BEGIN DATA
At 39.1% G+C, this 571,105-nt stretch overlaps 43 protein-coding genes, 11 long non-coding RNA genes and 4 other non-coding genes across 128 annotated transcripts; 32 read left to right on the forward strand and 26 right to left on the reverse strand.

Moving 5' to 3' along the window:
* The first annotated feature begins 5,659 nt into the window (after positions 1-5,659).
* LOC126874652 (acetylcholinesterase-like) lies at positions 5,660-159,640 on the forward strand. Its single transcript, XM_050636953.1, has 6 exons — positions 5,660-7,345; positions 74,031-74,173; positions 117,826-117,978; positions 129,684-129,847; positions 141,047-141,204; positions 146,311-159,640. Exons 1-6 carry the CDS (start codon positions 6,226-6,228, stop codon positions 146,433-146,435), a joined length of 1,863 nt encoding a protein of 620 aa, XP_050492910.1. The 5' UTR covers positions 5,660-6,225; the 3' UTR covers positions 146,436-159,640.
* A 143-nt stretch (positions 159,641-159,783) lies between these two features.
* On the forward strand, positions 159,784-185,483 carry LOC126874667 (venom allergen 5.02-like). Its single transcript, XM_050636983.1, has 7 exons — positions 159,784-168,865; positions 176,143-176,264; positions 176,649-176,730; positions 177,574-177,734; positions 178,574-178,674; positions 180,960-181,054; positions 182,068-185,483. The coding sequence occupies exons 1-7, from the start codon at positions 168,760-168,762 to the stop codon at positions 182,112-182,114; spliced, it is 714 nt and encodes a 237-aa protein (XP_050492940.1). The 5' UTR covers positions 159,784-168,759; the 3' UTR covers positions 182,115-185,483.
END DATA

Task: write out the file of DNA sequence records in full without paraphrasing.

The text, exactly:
At 39.1% G+C, this 571,105-nt stretch overlaps 43 protein-coding genes, 11 long non-coding RNA genes and 4 other non-coding genes across 128 annotated transcripts; 32 read left to right on the forward strand and 26 right to left on the reverse strand.

Moving 5' to 3' along the window:
* The first annotated feature begins 5,659 nt into the window (after positions 1-5,659).
* LOC126874652 (acetylcholinesterase-like) lies at positions 5,660-159,640 on the forward strand. Its single transcript, XM_050636953.1, has 6 exons — positions 5,660-7,345; positions 74,031-74,173; positions 117,826-117,978; positions 129,684-129,847; positions 141,047-141,204; positions 146,311-159,640. Exons 1-6 carry the CDS (start codon positions 6,226-6,228, stop codon positions 146,433-146,435), a joined length of 1,863 nt encoding a protein of 620 aa, XP_050492910.1. The 5' UTR covers positions 5,660-6,225; the 3' UTR covers positions 146,436-159,640.
* A 143-nt stretch (positions 159,641-159,783) lies between these two features.
* On the forward strand, positions 159,784-185,483 carry LOC126874667 (venom allergen 5.02-like). Its single transcript, XM_050636983.1, has 7 exons — positions 159,784-168,865; positions 176,143-176,264; positions 176,649-176,730; positions 177,574-177,734; positions 178,574-178,674; positions 180,960-181,054; positions 182,068-185,483. The coding sequence occupies exons 1-7, from the start codon at positions 168,760-168,762 to the stop codon at positions 182,112-182,114; spliced, it is 714 nt and encodes a 237-aa protein (XP_050492940.1). The 5' UTR covers positions 159,784-168,759; the 3' UTR covers positions 182,115-185,483.